7) Get Python 2.7, from Cydia Repo "".  You can also pickup a version of libgcc from this site as well.  Just install the  repository, and select package Python under "Scripting".  This installs Python 2.7.3 on the iPad, and it appears to work well.  So far, I have been unable to get "numpy" to import, however.

8) Get Lynx-2-8-7, and built your own character-cell browser (no graphic adverts or video - just the text, please...).   This was latest trick, and has made it possible to screen-scrape harvest a bunch of useful stuff from several places.    I started with a DOSbox version of Lynx, and the Swsvpkt packet driver - running in Windows cmd shell, just to see if it would work.  Yup, it does.  I found the old virtual packet driver at: but you don't need this if you are not using DOSbox or Windows Cmd shell to run Lynx.  You can just build it right in Linux/Unix with the gcc 4.2.1 and the cpp (c preprocessor) also 4.2.1, that installs on the iPad.  You run the compile and make on the iPad directly, and use "--with-ssl" as an option to the ./configure run, to complile in the ssh stuff needed for "https:" webpages.   You might have to tweak the opts in lynx.cfg and lynx.lss to get sane operation.  Also, the lynx.cfg and lynx.lss files are best put into /usr/local/etc, that is default in the ./configure.  You can also point to them on the Lynx command line when you run it.  They are necessary for it to work.  The source for the Lynx 2.8.7 I used is:   I also built this browser for a CentOS 6.6 Linux box, and my hacked/custom-built version of Fedora Linux (circa 2009), as well as for Windows Cmd shell, using the little virtual packet driver above (it connects the Windows network stuff to the lynx-dos stuff - basically, it is a virtual device driver, which lets Windows Command shell act like an old DOS with a crynwr driver on the network card.  I did not expect LynxDOS to work, but it does.  There apparently was this packet-radio stuff that used DOS and that driver, to allow packet radio to run on Win-XP platforms.  But if your platform is the jailbroken iPad, or a Linux box, you can just compile Lynx using gcc and cpp.  You might have to comment out some of the 64-bit defines in the lynx code to get it to compile on the iPad.  Have fun!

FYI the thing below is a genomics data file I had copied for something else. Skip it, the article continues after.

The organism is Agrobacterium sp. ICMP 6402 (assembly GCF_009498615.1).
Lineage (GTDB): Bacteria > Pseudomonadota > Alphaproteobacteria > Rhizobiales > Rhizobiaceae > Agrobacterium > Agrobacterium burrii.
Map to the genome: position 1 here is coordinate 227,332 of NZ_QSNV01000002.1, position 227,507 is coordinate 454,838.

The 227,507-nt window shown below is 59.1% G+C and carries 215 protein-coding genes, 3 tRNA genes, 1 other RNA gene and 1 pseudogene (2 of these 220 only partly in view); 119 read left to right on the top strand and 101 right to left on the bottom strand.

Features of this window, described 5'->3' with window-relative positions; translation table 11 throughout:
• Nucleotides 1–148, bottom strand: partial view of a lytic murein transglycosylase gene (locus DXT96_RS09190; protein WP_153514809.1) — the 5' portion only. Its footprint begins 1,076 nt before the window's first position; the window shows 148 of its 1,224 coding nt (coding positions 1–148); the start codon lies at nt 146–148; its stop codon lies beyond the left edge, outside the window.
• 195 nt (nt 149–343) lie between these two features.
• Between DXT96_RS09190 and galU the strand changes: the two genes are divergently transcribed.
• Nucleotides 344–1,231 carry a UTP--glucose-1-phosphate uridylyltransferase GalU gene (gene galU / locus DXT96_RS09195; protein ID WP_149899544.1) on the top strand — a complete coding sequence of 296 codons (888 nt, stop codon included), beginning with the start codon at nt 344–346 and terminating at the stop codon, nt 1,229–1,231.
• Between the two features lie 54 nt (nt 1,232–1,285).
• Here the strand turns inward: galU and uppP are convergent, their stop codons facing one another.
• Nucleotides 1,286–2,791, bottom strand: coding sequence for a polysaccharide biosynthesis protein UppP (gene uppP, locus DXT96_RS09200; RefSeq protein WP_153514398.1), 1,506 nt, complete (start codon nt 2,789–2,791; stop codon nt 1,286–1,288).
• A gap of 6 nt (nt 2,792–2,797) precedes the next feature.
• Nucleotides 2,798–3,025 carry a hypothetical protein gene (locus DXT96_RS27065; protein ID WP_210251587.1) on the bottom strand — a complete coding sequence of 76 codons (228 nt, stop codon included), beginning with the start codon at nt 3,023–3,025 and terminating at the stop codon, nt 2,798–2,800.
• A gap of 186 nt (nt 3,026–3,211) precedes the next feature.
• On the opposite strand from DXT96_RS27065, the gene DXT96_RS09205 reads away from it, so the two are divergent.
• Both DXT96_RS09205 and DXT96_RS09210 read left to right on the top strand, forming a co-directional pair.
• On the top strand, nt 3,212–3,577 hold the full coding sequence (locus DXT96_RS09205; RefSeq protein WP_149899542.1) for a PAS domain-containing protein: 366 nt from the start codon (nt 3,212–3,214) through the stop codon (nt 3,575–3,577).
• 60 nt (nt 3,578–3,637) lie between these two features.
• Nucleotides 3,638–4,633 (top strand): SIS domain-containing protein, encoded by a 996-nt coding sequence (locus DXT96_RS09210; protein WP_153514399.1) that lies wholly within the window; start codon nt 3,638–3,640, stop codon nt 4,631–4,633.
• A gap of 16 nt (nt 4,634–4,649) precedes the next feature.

The screenshots below show examples. Hope this helps jailbreaking newbies (like me!).  Once you can run gcc, then a range of applications can be built from source.  Some folks compile Python from source, and one fellow has even built a full X11 environment, running FVWM, on his iPhone, a few years back.  

Standard Caveat:  All this activity is experimental, unsupported, and at your own risk, of course. 

Main UI Screen on iPad, Showing Cydia icon. Touch it!

Search for "gcc". You should see the "GNU C Compile" from repo ""

Start "Terminal", and use vi or vim to create "hello.c" test program.

First Attempt at Compile Results in Error-Spew.

Use "su" and become root. Program compiles OK, but "Killed: 9" happens when run.

Success! Use "ldid -S <full pathname of file>" to remove Apple restrictions on the "Hello" program. It can then be run.

Ok, lets do something useful here. I downloaded the source for Lynx-2-8-7, made some minor fixes to get it to compile, and built a running version of Lynx, complete with OpenSSL, so it would work on "https://" type pages. This has turned out to be a very useful hack.

And there we have it! Page 25 of 36, from Google News, June 17, 2017, rendered by the Lynx browser, running native on the iPad. You run Lynx from the iPad "Terminal", using the "./lynxrun" example I show in the previous screen. I had to tweak the "-user-agent" string a bit so the webservers would play nice with Lynx. I really like this. You can get some useful information, but your device is not turned into a flashing billboard. A million-person city on Mars? Sounds like Blade Runner ... "A new life awaits you in the off-world colonies! A chance to begin again in a golden land of opportunity...!"